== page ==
A typical form of embodiment of a synchromesh ring according to this invention will now be described by way of example with refere'nce to the attached drawing, in which:

FIG. 1 is a front elevational view of the ring;

FIG. 2 is a fragmentary sectiontaken along the line II-II of FIG. 1;

FIG. 3 is another fragmentary section taken along the line III-III, showing more particularly the inclined splines of FIG. 2; and

FIG. 4 is a fragmentary view showing the splines when seen in the direction of the arrow F of FIG. 3.

Referring now to the drawing, it will be seen that the tapered surface 1 consists of groups or pairs of splines 2, 3 disposed along the generatrices 4 of the cone. The number of splines in a group may vary as a function of the grade of the lubricating oil utilized in the mechanism and also of the dimensions of this mechanism. Between the adjacent splines 2 and 3 of the same group or pair is a relatively shallow depression or cavity 5. The lateral faces 6 and 7 of splines 2and 3 are inclined. An oil passage or groove 8 is provided between the adjacent groups or pairs of splines 2 and 3. The improved efficiency of the synchromesh ring according to this invention is for transmissions and the like, said ring comprising a conically formed portion, a plurality of integral splines disposed along the generatrices of said conically formed portion, said splines being relatively narrow in width and arranged in groups of splines, and a shallow hollow formed between adjacent splines of each said group, the inner tapered surface of each said spline being formed through a finishing compression calibration operation.

2. A splined synchromesh ring of sintered metal for transmissions and the like comprising a plurality of relatively narrow, nonmachined splines disposed in the direction of the generatrices of an inner tapered surface, said splines being compression-calibrated and arranged in groups, and a relatively shallow depression provided betweenadjacent splines of the same group.

3. A splined synchromesh ring according to claim 1, further comprising a groove of relatively considerable cross-sectional area provided between adjacent groups of splines to promote the rapid removal of any oil film when the tapered surfaces of the synchromesh ring and its companion sliding hub are in mutual, torque-transmitting engagement.

4. A splined synchromesh ring according to claim 1, wherein said splines are limited laterally by inclined faces of which the angle is consistent with the ring material in order to obtain sharp edges after the compression calibration of said splines.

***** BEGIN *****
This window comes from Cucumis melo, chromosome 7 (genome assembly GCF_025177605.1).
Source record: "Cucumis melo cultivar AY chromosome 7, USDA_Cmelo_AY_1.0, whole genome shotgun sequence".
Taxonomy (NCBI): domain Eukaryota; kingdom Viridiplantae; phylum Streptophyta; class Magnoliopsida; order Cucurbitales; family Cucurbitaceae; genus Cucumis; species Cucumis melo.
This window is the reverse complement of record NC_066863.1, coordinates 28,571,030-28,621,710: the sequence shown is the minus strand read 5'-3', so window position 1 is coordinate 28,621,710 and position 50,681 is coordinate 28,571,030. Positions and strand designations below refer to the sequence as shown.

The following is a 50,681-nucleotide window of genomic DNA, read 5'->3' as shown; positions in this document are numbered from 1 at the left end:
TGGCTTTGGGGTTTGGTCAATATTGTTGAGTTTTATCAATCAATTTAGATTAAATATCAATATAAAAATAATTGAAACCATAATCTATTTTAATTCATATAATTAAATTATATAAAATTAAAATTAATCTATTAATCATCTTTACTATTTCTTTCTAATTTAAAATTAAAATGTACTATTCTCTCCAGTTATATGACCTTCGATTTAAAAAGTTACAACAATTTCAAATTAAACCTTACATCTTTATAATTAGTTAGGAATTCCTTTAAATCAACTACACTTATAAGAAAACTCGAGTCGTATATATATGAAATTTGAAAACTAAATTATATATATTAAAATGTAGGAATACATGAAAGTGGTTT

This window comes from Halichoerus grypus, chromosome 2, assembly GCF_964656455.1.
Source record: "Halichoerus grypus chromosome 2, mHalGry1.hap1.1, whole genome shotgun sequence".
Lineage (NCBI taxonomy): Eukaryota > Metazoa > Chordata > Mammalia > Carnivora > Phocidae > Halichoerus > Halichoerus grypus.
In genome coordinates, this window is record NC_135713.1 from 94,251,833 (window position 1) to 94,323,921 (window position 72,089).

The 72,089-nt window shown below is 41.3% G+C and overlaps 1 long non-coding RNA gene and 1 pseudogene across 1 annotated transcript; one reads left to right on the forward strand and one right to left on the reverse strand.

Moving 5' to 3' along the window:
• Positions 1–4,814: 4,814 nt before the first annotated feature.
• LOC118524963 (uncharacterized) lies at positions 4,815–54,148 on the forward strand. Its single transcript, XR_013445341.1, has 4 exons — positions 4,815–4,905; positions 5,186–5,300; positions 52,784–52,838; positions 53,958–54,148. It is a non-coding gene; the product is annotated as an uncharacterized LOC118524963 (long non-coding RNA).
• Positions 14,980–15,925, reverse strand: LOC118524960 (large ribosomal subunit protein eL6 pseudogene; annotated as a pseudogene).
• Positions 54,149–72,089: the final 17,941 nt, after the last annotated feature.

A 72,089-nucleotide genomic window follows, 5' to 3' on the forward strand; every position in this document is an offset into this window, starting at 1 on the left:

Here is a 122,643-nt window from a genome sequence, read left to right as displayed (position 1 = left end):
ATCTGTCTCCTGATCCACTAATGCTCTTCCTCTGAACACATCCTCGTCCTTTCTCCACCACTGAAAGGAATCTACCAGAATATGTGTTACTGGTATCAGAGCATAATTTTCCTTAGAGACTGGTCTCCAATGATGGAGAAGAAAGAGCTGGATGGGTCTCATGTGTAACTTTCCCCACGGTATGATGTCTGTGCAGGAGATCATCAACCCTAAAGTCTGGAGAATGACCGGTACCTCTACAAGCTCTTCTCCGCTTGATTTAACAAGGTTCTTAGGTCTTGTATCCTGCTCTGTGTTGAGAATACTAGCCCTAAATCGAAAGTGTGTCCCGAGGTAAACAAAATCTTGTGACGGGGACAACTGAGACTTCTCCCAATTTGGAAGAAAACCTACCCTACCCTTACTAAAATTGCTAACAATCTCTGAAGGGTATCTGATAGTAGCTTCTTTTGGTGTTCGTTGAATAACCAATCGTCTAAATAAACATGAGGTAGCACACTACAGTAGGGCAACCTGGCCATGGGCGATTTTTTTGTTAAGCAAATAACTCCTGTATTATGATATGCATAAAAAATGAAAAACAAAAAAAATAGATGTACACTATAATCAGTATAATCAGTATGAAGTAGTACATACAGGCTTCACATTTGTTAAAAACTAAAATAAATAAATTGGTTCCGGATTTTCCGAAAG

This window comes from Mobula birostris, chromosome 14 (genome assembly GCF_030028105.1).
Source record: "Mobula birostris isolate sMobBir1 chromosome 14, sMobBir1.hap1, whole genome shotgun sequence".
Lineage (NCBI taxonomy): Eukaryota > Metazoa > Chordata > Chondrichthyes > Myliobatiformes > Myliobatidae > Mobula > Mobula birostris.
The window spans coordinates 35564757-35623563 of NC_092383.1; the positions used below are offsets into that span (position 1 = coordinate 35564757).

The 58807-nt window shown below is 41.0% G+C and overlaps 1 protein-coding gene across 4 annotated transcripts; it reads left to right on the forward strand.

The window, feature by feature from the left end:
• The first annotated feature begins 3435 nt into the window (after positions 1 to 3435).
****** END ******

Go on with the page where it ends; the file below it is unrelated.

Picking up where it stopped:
5. A splined synchromesh ring according to claim 1, wherein the number of splines per group is varied as a function of the sizeability of the materials involved and also of the grade of the lubricating oils utilized in the mechanism.

Patent Citations
Cited PatentFiling datePublication dateApplicantTitle
US2134315 *Sep 23, 1936Oct 25, 1938Borg WarnerTransmission synchronizer
US2319740 *Feb 7, 1940May 18, 1943Clark Equipment CoMethod of making friction rings
US2533480 *Apr 25, 1945Dec 12, 1950Bendix Aviat CorpClutch
US2965205 *Sep 23, 1957Dec 20, 1960Gen Motors CorpTransmission
GB945445A * Title not available
Referenced by
Citing PatentFiling datePublication dateApplicantTitle
US4674614 *Oct 28, 1985Jun 23, 1987Toyota Jidosha Kabushiki KaishaGear synchronizer assembly for power transmission
US4742723 *Jun 2, 1986May 10, 1988Borg-Warner Automotive, Inc.Core for a synchronizer blocker ring with bent lugs
US4951798 *Feb 24, 1989Aug 28, 1990Sinterstahl Gesellschaft M.B.H.Synchronized ring and matching core; lubricated automotive transmission
US5143192 *Apr 25, 1991Sep 1, 1992Sinterstahl GmbhFriction clutch or friction brake
US7014027Jul 14, 2003Mar 21, 2006Borgwarner Inc.Friction material having oil localization slots
US7108119 *Oct 13, 2004Sep 19, 2006Federal Mogul Operations France SasSintered synchronizing ring
US7749562Jun 12, 2008Jul 6, 2010Borgwarner Inc.Good anti-shudder characteristics, high resistance, high coefficient of friction, high durability, good wear resistance and improved break-in characteristics; use with clutch plates, transmission bands, brake shoes, synchronizer rings, friction disks or system plates
US7806975Apr 25, 2006Oct 5, 2010Borgwarner Inc.Friction material
US8021744Jun 18, 2004Sep 20, 2011Borgwarner Inc.Fully fibrous structure friction material
US8394452Oct 31, 2006Mar 12, 2013Borgwarner Inc.Carbon friction materials
US8397889Mar 10, 2009Mar 19, 2013Borgwarner Inc.Frictional device comprising at least one friction plate
US8603614Jul 26, 2004Dec 10, 2013Borgwarner Inc.Porous friction material with nanoparticles of friction modifying material
Classifications
U.S. Classification192/107.00R, 192/53.34, 192/113.36
International ClassificationF16D23/02, B22F5/08
Cooperative ClassificationF16D23/025, B22F5/08
European ClassificationF16D23/02R, B22F5/08